Iâ€™m obsessed with Babymetal.
And itâ€™s hard not to be. The nefariously catchy J-pop/heavy metal combo is not only brilliant, itâ€™s infectious. The trio of Japanese teen pop idols, Su-metal (Suzuka Nakamoto), Moametal (Moa Kikuchi), and Yuimetal (Yui Mizuno) manage to make heavy metal girly. And cute. And totally kawaii. According to Wikipedia (which I have to rely on more heavily than usual, since I do not read Japanese and thus cannot read their website) their label, BMD Fox Records, even promotes Babymetal as being â€œkawaii Â metal.â€
What is â€œkawaii?â€ you ask. That is an excellent question. And the answer to that question is why Iâ€™m writing about Babymetal for â€œGuitars and Geeks,â€ because I think that anything that can be described as â€œkawaii metalâ€ falls into the territory of geek rock.
Kawaii is, simply put, cute. But, itâ€™s a special kind of cute, and that special kind of cute is based in the aesthetics of Â Japanese pop culture. Hello Kitty is probably the most recognizable example of kawaii (and her popularity is awesome because it allows me to have things like a Hello Kitty toaster). But another example, less known to Americans, is P-Chan (aka Ryoga Hibiki) from the animated series Ranma Â½, based on the manga written by Rumiko Takahashi. P-Chan is very kawaii. His big eyes, smooth features, and clean lines are all examples of manga style art. Plus, he is a little black pig with a neckerchief. I mean, câ€™mon! How much cuter can a little pig get?
Itâ€™s this element of kawaii, of cuteness, that references a knowledge (or at least acknowledgement) of Japanese pop culture. While you can certainly appreciate the cuteness of kawaii without reading manga or watching anime, a knowledge of Japanese pop culture certainly adds to the experience. To make a comparison: you can read Ready, Player One by Ernest Cline without ever having played a video game, and you might enjoy it. But if you grew up playing 80s video games (or have explored 80s video games extensively), then your reading experience changes dramatically, as every reference has, well, a referent. And much like 80s video games, the knowledge of kawaii, and of Japanese culture in general, has tended to be the purview of geeks. Geeks, with their specialized knowledge and pursuit of such, tend to be the ones frequenting comic stores, import stores, and websites where manga, anime, and Japanese pop culture abound.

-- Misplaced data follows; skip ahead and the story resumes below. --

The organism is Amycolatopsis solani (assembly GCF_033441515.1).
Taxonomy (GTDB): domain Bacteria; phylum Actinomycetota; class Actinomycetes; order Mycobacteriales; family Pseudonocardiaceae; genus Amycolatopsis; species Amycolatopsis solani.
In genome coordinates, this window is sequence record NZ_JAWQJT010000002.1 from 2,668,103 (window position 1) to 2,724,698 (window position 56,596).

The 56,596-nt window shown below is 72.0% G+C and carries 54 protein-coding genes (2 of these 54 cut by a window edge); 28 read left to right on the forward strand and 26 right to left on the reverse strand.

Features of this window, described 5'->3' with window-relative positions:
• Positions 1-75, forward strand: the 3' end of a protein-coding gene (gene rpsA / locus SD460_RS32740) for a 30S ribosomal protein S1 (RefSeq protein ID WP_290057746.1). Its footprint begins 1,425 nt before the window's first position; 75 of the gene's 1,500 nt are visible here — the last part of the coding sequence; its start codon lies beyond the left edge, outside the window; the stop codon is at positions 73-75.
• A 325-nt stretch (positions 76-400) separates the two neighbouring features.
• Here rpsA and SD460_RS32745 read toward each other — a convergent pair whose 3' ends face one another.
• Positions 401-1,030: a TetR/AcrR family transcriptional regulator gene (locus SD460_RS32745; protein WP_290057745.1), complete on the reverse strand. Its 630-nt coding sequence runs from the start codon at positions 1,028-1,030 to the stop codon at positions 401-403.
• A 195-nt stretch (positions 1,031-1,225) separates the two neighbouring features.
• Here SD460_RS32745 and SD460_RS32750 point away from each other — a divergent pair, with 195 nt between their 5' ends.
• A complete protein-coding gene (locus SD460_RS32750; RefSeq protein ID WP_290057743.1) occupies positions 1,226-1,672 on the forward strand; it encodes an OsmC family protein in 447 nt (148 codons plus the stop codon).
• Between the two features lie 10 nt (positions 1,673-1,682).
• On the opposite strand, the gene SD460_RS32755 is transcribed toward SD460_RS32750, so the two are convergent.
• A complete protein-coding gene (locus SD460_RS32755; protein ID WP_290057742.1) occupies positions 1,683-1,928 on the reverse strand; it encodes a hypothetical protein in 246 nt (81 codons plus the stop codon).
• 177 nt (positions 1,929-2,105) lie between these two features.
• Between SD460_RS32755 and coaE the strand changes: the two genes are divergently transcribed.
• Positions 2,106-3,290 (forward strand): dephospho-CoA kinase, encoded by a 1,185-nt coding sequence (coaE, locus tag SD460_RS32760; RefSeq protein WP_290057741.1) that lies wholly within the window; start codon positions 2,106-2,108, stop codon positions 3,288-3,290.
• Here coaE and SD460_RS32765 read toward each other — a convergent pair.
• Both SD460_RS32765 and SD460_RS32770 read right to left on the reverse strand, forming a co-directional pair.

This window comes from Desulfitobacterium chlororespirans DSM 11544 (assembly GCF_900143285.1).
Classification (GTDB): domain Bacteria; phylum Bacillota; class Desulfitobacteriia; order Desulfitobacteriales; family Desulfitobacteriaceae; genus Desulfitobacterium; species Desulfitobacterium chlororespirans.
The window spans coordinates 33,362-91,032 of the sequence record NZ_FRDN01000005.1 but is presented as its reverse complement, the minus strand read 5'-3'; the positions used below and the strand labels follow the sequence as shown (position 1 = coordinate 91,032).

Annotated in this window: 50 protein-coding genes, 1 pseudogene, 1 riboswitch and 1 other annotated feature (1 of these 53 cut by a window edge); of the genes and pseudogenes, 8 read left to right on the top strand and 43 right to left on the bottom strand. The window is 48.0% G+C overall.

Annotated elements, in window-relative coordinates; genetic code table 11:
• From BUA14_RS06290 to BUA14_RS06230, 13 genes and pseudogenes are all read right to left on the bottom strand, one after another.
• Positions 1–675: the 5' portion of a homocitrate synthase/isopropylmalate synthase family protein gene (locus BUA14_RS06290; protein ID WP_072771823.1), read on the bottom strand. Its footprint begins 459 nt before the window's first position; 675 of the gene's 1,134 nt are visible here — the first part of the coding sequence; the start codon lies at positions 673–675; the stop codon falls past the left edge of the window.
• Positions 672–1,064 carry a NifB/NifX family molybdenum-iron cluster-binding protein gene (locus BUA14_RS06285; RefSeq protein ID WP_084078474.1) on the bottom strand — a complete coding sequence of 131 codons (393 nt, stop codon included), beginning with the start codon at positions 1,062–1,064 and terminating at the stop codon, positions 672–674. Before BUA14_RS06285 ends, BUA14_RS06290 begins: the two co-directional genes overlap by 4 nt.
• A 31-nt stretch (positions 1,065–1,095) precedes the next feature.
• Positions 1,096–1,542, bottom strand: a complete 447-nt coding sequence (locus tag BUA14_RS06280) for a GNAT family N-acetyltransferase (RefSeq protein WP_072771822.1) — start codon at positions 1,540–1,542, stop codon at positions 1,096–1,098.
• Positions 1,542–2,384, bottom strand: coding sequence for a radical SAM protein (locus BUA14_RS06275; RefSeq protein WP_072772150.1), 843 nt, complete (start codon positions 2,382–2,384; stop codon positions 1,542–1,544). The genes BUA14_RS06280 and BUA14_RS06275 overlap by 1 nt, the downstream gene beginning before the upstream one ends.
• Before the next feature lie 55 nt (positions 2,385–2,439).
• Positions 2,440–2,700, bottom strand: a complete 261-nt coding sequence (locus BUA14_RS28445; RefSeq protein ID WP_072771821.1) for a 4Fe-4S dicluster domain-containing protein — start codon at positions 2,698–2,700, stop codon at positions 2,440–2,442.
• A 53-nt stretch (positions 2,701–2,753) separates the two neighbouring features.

So is Babymetal really geek rock? Well, itâ€™s a stretch.
But itâ€™s also awesome. And geeky. And rock. So check out some Babymetal and decide for yourself.
Then, if youâ€™re feeling geeky(er), explore some Japanese pop culture and Â watch some Ranma Â½.
ps–There is now an English version of the Babymetal website here.
Medievalists.net has an interesting article about the risk of contamination of archeological sites by historical reenactments. One of the potential side effects of reenactors trying to be as “period” as possible is that the more successful they are, the more they risk confusing future archeologists.
Sucks to your assmar.
Here’s an engineer explaining the difference between Betamax and VHS, and why VHS won. Back in those days, I worked as a stock boy in a video rental store. To give you some context, when I first started working there it was mostly LaserDiscs and Beta (with the LaserDiscs clearly on the decline), and a little VHS. Within a year, the store was half Beta and half VHS, with the LaserDiscs no longer available for rental — we were selling the used ones in bargain bins to clear out stock. Within two years, the LaserDiscs were gone, and Beta was clearly on the decline. A year after that, it was hard to find any place carrying Beta.